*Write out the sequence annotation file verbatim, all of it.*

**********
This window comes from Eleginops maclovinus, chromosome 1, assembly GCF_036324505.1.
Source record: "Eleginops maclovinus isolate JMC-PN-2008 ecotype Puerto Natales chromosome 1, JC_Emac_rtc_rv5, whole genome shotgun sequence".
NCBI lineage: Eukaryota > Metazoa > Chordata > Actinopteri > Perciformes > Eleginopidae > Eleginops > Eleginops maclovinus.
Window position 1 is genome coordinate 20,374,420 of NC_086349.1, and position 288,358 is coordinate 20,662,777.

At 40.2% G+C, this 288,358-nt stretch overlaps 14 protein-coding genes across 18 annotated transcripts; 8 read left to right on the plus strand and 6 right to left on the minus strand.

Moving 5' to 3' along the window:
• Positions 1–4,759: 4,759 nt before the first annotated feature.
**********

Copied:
This window comes from Eleginops maclovinus, chromosome 1, assembly GCF_036324505.1.
Source record: "Eleginops maclovinus isolate JMC-PN-2008 ecotype Puerto Natales chromosome 1, JC_Emac_rtc_rv5, whole genome shotgun sequence".
NCBI lineage: Eukaryota > Metazoa > Chordata > Actinopteri > Perciformes > Eleginopidae > Eleginops > Eleginops maclovinus.
Window position 1 is genome coordinate 20,374,420 of NC_086349.1, and position 288,358 is coordinate 20,662,777.

At 40.2% G+C, this 288,358-nt stretch overlaps 14 protein-coding genes across 18 annotated transcripts; 8 read left to right on the plus strand and 6 right to left on the minus strand.

Moving 5' to 3' along the window:
• Positions 1–4,759: 4,759 nt before the first annotated feature.